This article addresses an opportunity in the utility industry for significant benefits, Building on the concepts put forth in "Scoring the Account Lifecycle," this article will articulate why a company should take the logical next step beyond the use of statistically based behavioral scoring for risk analysis and collection treatment strategies to the use of statistical methods for loss reserve calculation. The good news is that your organization can implement this methodology even if you're not yet using behavioral scoring. Scoring for customer treatment purposes will be an outgrowth of the reserve methodology analysis and development.
It doesn't seem like too much of an over-generalization to put forth the following rationale for a re-evaluation of the loss reserve calculation process.
1. Regulation created an environment where utilities needed to be, and benefited from being, "conservative" in their approach to reserving for potential losses.
2. Deregulation, in all its forms, brings the end of regular rate reviews and adjustments, unless it's downward, and a focus, best described as if under a microscope, on shareholder returns, O&M (operational and maintenance) expense reductions, DSO improvements, delinquency reductions, and increased revenues from non-service sources.
3. Traditional methods for calculating loss reserves don't differentiate between accounts charging-off in January versus those in July.
4. Most current methodologies also don't consider that you cannot forecast which customers will go to final or inactive status; aging buckets alone, even if combined with Tariff or account type, are not sufficient data for an accurate reserve calculation; and the effects of external economic factors are not adequately considered.
This article will address the following:
* The purpose of the Loss Reserve.
* A brief overview of accepted methods for calculating the reserve.
* Investment in a thorough understanding of customer behavior such as through scoring, meets the requirement needed to justify developing a new loss reserve methodology.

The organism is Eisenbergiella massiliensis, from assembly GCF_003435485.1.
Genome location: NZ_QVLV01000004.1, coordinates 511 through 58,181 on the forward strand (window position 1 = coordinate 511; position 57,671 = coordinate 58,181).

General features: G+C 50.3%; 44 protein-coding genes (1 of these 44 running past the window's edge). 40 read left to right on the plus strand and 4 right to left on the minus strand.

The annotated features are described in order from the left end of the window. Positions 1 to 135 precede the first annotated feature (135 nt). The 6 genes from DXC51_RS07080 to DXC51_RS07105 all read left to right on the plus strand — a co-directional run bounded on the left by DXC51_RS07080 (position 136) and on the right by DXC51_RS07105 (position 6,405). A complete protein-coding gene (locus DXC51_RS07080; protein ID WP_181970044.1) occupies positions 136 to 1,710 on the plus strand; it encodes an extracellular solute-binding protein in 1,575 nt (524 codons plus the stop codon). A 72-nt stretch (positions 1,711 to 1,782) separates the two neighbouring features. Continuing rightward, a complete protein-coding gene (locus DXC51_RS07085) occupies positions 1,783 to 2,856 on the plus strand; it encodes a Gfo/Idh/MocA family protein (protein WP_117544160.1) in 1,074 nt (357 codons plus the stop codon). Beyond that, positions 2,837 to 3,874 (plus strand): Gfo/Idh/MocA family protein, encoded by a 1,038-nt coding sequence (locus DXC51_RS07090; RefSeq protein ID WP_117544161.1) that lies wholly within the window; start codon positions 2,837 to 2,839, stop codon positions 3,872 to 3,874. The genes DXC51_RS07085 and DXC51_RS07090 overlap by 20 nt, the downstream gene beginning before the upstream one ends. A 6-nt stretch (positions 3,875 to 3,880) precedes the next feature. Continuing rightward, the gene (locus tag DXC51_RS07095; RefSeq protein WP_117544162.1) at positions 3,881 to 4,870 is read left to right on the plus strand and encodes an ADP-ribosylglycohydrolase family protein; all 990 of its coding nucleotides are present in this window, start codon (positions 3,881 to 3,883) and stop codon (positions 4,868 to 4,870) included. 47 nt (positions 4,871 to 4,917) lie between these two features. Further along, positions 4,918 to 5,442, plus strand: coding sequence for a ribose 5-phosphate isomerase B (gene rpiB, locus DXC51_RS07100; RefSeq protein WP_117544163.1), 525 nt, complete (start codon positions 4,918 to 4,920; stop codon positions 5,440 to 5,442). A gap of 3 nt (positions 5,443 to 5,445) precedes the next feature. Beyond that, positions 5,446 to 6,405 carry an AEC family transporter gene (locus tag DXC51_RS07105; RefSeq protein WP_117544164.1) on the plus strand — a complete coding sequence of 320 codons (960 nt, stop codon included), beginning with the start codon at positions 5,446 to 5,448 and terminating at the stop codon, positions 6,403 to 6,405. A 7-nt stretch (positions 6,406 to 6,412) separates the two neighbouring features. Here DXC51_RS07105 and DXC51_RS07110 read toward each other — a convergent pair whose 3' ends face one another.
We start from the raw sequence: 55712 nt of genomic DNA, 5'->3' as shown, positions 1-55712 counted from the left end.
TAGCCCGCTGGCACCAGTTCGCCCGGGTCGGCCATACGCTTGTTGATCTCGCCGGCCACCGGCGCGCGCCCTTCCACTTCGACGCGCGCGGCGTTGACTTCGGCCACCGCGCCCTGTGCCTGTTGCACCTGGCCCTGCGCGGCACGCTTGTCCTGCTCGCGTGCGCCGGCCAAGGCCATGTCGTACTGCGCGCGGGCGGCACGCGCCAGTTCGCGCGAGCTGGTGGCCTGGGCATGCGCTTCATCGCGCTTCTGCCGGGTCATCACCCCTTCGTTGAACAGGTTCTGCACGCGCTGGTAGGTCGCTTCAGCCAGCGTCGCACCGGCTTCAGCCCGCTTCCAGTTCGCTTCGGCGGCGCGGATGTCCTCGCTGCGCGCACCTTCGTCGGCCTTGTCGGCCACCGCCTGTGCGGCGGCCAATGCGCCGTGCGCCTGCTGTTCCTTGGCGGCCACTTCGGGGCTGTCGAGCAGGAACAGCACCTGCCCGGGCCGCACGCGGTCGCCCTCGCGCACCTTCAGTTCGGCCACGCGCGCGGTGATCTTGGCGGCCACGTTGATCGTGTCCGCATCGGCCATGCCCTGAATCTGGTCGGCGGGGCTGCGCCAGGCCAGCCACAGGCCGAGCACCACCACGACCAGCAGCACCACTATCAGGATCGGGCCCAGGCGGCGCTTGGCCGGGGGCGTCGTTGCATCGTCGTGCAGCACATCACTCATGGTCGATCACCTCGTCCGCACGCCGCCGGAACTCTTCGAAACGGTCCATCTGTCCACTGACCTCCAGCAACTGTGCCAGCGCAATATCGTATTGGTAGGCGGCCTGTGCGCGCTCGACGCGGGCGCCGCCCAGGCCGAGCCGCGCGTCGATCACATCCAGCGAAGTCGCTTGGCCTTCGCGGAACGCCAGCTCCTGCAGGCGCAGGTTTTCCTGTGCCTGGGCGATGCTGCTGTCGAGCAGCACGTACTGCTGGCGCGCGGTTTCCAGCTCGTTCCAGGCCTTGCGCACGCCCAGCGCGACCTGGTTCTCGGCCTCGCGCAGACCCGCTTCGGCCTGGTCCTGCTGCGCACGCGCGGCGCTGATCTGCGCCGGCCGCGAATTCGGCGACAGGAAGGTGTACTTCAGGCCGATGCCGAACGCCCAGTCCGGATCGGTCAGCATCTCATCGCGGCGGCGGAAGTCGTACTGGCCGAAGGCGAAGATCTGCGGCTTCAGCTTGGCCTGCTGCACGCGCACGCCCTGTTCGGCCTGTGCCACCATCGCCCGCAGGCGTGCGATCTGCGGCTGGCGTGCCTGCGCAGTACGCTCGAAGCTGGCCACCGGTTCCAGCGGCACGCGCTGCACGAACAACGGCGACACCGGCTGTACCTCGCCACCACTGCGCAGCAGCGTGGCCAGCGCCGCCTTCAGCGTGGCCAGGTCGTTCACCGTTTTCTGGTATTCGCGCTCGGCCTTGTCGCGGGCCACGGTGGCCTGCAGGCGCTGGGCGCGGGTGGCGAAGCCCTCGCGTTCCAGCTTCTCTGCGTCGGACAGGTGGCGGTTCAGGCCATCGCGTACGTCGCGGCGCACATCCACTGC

* Of those who do "final," it can be predicted with great confidence who will or won't pay. Understanding who won't pay and will charge-off can be applied to the entire A/R in order to calculate a more accurate reserve.
* How economic factors are accounted for in a good statistical model
* External auditor approval.
Loss Reserve: What Is It?
Even if you aren't personally responsible for the care and feeding of the loss reserve estimate, if you are involved in credit, collections, customer service, sales or finance, you are likely affected by it daily.
At its simplest, the loss reserve is an estimate of that portion of the outstanding accounts receivable that will most likely not be collected. In a cash accounting environment, reserves are not technically an issue because income isn't recognized until payment is received. Before creation of the reserve concept, charge-offs were booked as an adjustment to income when they were deemed uncollectible. The problem with this approach is that losses, if not accounted for until deemed uncollectible, are not recognized in the same period as the corresponding income. So the "Reserve" or "Allowance for Bad Debt" concept, a multiple entry system for estimating future losses and accounting for it against the appropriate revenue, was developed. Without going into the gory details of the debits and credits necessary, the gist of the process is that a contra asset account, Allowance for Loss Reserve, is set up with the A/R on the balance sheet. The estimated losses for the present A/R are booked to this account in order to reflect the true net value of the A/R. This valuation is critical for accurate reporting, budgeting and investor analysis.
Borrowing from SEC banking regulations regarding loss allowance calculations, since there aren't regulations and processes documented specifically for utilities, or most other industries, here are some nuggets of wisdom regarding loss reserves. …